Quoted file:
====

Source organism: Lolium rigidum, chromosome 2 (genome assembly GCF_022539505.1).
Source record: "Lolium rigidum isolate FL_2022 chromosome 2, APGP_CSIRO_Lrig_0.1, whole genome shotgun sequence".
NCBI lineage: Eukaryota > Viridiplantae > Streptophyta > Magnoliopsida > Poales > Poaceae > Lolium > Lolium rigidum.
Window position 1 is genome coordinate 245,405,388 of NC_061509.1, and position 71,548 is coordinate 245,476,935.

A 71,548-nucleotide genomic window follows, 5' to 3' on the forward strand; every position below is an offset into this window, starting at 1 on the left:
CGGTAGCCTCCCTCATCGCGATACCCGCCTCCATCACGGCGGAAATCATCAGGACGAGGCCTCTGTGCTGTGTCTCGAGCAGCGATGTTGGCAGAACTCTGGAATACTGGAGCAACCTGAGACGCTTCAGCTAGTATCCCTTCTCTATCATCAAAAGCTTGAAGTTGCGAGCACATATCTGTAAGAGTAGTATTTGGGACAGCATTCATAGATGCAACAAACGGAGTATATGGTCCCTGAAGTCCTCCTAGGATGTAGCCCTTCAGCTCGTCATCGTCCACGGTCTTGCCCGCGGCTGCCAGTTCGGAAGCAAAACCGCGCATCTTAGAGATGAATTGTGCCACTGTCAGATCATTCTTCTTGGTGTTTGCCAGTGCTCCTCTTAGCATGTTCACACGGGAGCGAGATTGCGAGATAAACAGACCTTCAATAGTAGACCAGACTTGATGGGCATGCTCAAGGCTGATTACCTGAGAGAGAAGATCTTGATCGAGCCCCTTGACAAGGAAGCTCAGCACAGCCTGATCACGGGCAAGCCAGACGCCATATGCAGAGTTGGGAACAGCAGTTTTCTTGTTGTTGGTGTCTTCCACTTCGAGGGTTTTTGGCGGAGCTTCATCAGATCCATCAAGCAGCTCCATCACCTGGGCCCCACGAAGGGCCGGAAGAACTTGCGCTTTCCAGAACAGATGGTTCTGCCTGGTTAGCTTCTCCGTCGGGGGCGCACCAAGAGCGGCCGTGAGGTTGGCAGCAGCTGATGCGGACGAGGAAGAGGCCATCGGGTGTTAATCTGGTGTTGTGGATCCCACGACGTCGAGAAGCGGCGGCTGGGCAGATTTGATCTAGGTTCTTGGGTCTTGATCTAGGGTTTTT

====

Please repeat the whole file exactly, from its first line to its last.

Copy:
Source organism: Lolium rigidum, chromosome 2 (genome assembly GCF_022539505.1).
Source record: "Lolium rigidum isolate FL_2022 chromosome 2, APGP_CSIRO_Lrig_0.1, whole genome shotgun sequence".
NCBI lineage: Eukaryota > Viridiplantae > Streptophyta > Magnoliopsida > Poales > Poaceae > Lolium > Lolium rigidum.
Window position 1 is genome coordinate 245,405,388 of NC_061509.1, and position 71,548 is coordinate 245,476,935.

A 71,548-nucleotide genomic window follows, 5' to 3' on the forward strand; every position below is an offset into this window, starting at 1 on the left:
CGGTAGCCTCCCTCATCGCGATACCCGCCTCCATCACGGCGGAAATCATCAGGACGAGGCCTCTGTGCTGTGTCTCGAGCAGCGATGTTGGCAGAACTCTGGAATACTGGAGCAACCTGAGACGCTTCAGCTAGTATCCCTTCTCTATCATCAAAAGCTTGAAGTTGCGAGCACATATCTGTAAGAGTAGTATTTGGGACAGCATTCATAGATGCAACAAACGGAGTATATGGTCCCTGAAGTCCTCCTAGGATGTAGCCCTTCAGCTCGTCATCGTCCACGGTCTTGCCCGCGGCTGCCAGTTCGGAAGCAAAACCGCGCATCTTAGAGATGAATTGTGCCACTGTCAGATCATTCTTCTTGGTGTTTGCCAGTGCTCCTCTTAGCATGTTCACACGGGAGCGAGATTGCGAGATAAACAGACCTTCAATAGTAGACCAGACTTGATGGGCATGCTCAAGGCTGATTACCTGAGAGAGAAGATCTTGATCGAGCCCCTTGACAAGGAAGCTCAGCACAGCCTGATCACGGGCAAGCCAGACGCCATATGCAGAGTTGGGAACAGCAGTTTTCTTGTTGTTGGTGTCTTCCACTTCGAGGGTTTTTGGCGGAGCTTCATCAGATCCATCAAGCAGCTCCATCACCTGGGCCCCACGAAGGGCCGGAAGAACTTGCGCTTTCCAGAACAGATGGTTCTGCCTGGTTAGCTTCTCCGTCGGGGGCGCACCAAGAGCGGCCGTGAGGTTGGCAGCAGCTGATGCGGACGAGGAAGAGGCCATCGGGTGTTAATCTGGTGTTGTGGATCCCACGACGTCGAGAAGCGGCGGCTGGGCAGATTTGATCTAGGTTCTTGGGTCTTGATCTAGGGTTTTT